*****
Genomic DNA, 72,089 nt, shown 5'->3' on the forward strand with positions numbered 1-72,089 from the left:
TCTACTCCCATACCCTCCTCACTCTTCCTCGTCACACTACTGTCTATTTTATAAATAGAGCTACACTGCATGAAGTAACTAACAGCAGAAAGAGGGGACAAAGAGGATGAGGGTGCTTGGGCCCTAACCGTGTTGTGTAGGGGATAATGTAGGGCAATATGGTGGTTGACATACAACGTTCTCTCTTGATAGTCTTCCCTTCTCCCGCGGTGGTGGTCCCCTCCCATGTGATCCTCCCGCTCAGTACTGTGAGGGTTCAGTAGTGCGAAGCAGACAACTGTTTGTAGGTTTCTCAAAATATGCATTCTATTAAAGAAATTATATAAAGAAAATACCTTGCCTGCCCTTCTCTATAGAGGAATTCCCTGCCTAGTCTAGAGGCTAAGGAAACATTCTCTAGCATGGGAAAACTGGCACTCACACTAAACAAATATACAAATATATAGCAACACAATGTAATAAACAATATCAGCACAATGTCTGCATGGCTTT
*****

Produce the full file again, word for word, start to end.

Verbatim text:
Genomic DNA, 72,089 nt, shown 5'->3' on the forward strand with positions numbered 1-72,089 from the left:
TCTACTCCCATACCCTCCTCACTCTTCCTCGTCACACTACTGTCTATTTTATAAATAGAGCTACACTGCATGAAGTAACTAACAGCAGAAAGAGGGGACAAAGAGGATGAGGGTGCTTGGGCCCTAACCGTGTTGTGTAGGGGATAATGTAGGGCAATATGGTGGTTGACATACAACGTTCTCTCTTGATAGTCTTCCCTTCTCCCGCGGTGGTGGTCCCCTCCCATGTGATCCTCCCGCTCAGTACTGTGAGGGTTCAGTAGTGCGAAGCAGACAACTGTTTGTAGGTTTCTCAAAATATGCATTCTATTAAAGAAATTATATAAAGAAAATACCTTGCCTGCCCTTCTCTATAGAGGAATTCCCTGCCTAGTCTAGAGGCTAAGGAAACATTCTCTAGCATGGGAAAACTGGCACTCACACTAAACAAATATACAAATATATAGCAACACAATGTAATAAACAATATCAGCACAATGTCTGCATGGCTTT